Researchers in Electrical Engineering, Computer Science, Civil and Environmental Engineering, Biology, and Communication collaborated on strategies for analyzing and controlling microplastic pollution as part of this project.  Partnering with community organizations and leaders in Pontiac and Williamston, Michigan, the scientific team tested new ideas and developed tools for use.

Sensor technology 

Microplastics in the environment can be detected and identified by analyzing Raman spectra created using a laser beam. This project developed a Raman sensor prototype designed for microplastic monitoring in water. Together with the sensor development, the project team cataloged an extensive library of Raman spectra from weathered and post-consumer plastic samples collected from the environment in Michigan and Alabama. Deep machine learning algorithms were developed to train these Raman spectra for more accurate identification of plastic types. Researchers can upload their Raman spectra using this online tool and receive a comparison of their sample results with known plastics in the library.  Example images of the sampled plastics, Raman spectra, and a training manual for experimental design and analysis are also available on the Sensor Technology website. Please contact us if you would like to be an early reviewer or adopter of these tools and products.

The project Advisory Board reviewed this progress at their November 2023 meeting, summarized in the meeting notes here:

November 2023 Microplastics Advisory Board Meeting Notes (print only)

Look for these sensor-related products in the near future:

  • Guidebook to microplastics sensor design
  • Function and data analysis
  • Library of Raman spectra for scientific use
  • Improved online tool for Raman spectra analysis

Environmental monitoring

Plastic litter becomes microplastic pollution when it breaks down. Wastewater and stormwater discharge can deposit microplastics in surface water such as rivers and lakes that may be a source of drinking water for downstream communities. Research provides insight into microplastics monitoring and mitigation. Our studies include:

  • Analysis of microplastic size and chemical composition in two Detroit, Michigan, green infrastructure stormwater basins, and testing of microplastic transport through soil columns in an analogous laboratory setting to estimate microplastics exposure risk through soil migration.
  • Litter collected from newly-constructed stormwater bioswales in Pontiac, Michigan, and the weight of the captured plastic analyzed to estimate the efficiency of green stormwater infrastructure for preventing contamination of stormwater by microplastics over time. GSI studies will be ready soon.
  • The removal efficiency of micro- and nano-plastics (180 nm125 μm) during drinking water treatmentparticularly coagulation/flocculation with sedimentation (CFS) and granular filtrationand interactions between biofilms and microplastics and the consequential impact on treatment efficiency (Science of the Total Environment, Removal efficiency of micro- and nano-plastics (180nm125μm) during drinking water treatment)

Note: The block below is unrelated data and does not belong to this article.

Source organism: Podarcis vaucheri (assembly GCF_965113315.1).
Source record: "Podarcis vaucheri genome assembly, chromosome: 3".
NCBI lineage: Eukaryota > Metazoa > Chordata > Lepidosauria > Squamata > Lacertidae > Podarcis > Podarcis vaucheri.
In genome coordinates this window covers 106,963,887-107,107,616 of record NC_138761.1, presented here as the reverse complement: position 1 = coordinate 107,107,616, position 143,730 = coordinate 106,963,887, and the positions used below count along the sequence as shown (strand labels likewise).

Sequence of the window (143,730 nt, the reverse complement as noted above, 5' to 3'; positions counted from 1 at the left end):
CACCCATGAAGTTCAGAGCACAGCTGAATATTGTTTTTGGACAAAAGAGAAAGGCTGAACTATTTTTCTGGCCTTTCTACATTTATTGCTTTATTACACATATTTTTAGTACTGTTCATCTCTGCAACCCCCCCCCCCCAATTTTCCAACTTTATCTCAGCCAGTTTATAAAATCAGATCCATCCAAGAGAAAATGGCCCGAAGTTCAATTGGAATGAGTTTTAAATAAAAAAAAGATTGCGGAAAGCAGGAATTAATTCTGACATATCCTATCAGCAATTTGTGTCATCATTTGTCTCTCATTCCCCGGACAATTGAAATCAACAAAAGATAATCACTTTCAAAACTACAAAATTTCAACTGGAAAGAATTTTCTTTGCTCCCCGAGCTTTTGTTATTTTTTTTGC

• Occurrence, fate, and transport of microplastics in water and wastewater treatment processes
  • Study results; Method comparisons

Materials flow analysis modeling

The goal of this work was to make the occurrence and economic cost of waste plastics more transparent. Environmental emission sources and pathways for macro- and micro-plastic pollution were analyzed to inform waste prevention strategies. The model evaluated environmental emissions of waste plastics from material production through waste disposal processes for Polyethylene terephthalate (PET), Low-density polyethylene (LDPE), high-density polyethylene (HDPE), polyvinyl chloride (PVC), polypropylene (PP) and polystyrene (PS).  Manufacturing was categorized into the sectors of transportation, packaging, building and construction, furnishing and furniture, electrical and electronics, consumer and institutional products, industrial/machinery, coating and ink, and others. The final online tool supports decision-making about plastic use targeted toward reducing plastic waste, both to reduce environmental impact and to inform users about market-based incentives for waste recapture.

  • Materials Flow Analysis Study results; guidebook for analysis methods

Risk communication 

Microplastics pollution is a rapidly growing concern, making research important about how communities perceive the associated environmental and health risk. Our theoretical framework is based on the study of resilience in social-ecological systems, an interdisciplinary concept integrating crisis and disaster management, ecological sciences, resource management, psychology, and communication.  Community collaboration was achieved through focus groups in 2019 on microplastics risks that are not yet well understood and for which information is limited. This study catalogs a variety of responses to real or perceived threats, the institutional and behavioral conditions and context for those responses, and recommendations for effective public engagement strategies. Focus group study available soon.

  • Risk Communication - Study results